Neeraj Srivastava: Product registration differs from country to country, as each has its own laws and regulations. In India there is the advantage of good supply chain and that helps in marketing our product. Apart from that there is a fairly open regulatory policy in place within the country. Also, customers in India are quite receptive to new and unique technologies and Novus understands well the challenges our customers here encounter. For these reasons, the access to Indian market is fairly quick. For example, India was the first country to market a new organic trace mineral complex product that we launched last year. Launching a new product can take months to years in other countries. It is a matter of pride that Novus has developed one of the fastest acting phytases in recent years (CIBENZA® PHYTAVERSE®). It took four years for Novus to enter the phytase market in a big way, initially in South Central Asia, and now globally.
Could you please share the impact of last year’s reorganization of regional structure of Novus in Asia?
Vaibhav Nagpal: Until last year Asia was divided into two regions: North East Asia (NEA) and South East Asia Pacific (SEAP). India was part of SEAP. However, since countries in South Asia are growing on a fast tract, Novus decided to approach South Asia as a separate region. We now have a separate technical and marketing team specifically concentrating on this area. In fact, we are already observing that by making South Asia a separate entity, business seems to be growing faster. Thanks to added resources, we can more quickly respond to our customers in this area and we have a better understanding of the challenges they face; our customers are really seeing the benefits.
It has been a decade since you have established the Indian subsidiary of Novus team in India. What are the major changes that you have observed during these years?
Vaibhav Nagpal: We better understand the Indian feed market and the problems customers face. The customer requirements vary from country to country. Understanding customer needs so that we can anticipate future needs is paramount. This knowledge guides our research efforts and the products we innovate.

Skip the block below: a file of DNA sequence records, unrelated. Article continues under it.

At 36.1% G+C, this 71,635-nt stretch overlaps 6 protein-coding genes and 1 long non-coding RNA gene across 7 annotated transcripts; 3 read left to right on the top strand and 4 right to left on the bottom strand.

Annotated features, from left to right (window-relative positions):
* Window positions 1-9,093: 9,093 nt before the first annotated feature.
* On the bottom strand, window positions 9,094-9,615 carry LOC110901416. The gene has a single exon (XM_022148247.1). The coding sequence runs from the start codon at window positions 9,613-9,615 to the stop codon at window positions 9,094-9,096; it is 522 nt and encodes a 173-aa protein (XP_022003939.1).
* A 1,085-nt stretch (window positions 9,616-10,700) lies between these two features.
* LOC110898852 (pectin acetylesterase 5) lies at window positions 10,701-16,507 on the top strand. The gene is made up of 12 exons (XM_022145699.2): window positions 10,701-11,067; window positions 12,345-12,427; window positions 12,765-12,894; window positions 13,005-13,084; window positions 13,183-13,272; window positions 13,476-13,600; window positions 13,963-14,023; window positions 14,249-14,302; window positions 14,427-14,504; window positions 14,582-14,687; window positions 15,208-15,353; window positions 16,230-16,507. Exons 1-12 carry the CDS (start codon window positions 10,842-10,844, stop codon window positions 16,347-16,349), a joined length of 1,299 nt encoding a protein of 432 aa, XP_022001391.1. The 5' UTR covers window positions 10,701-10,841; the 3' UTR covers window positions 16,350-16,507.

Regarding our growth as a company, it has been over a decade since Novus first began work on enzymes and organic trace minerals. Today Novus can proudly claim that it is one of the leading players in the world of feed enzymes and organic trace minerals.
A lot has been talked about the poultry industry, what about Dairy and Aqua?
Dave Dowell: Aqua feed in India has a huge potential to grow. This industry is developing at a fast pace like poultry industry. For the dairy feed industry, the market is fragmented; the size of the average herd is invariably very small, and things are changing slowly as related to consolidation of these smaller herds into larger, high-producing herds. Novus has a dedicated dairy team with sound technical knowledge who can train the small dairy farmers with respect to products and technologies and show them how Novus products can add significant value to their production. Novus has been very successful in areas where high-producing dairy cattle are managed, and this knowledge can easily be transferred to any of our customers around the world.
Where do you see the Indian feed market 10 years down the line?
Francois Fraudeau: The feed market in India is predicted to go bullish and the reason is simple: The industry and the country is going through a big transformation due to a growing demand for animal protein like meat, chicken, eggs and fish. This demand is supported by the affordability of these products due to increasing incomes. So, I see a lot of opportunity and support for Indian feed industry in the next 10 years.
That said, it is important to grow intelligently. Ultimately everyone in the industry must be committed to working for the sustainability of the livestock production system. As urbanization increases and populations grow, we must develop new products and technologies that are renewable and sustainable. Livestock production, ably supported by quality feed production, plays a key role in the sustainability of food production worldwide.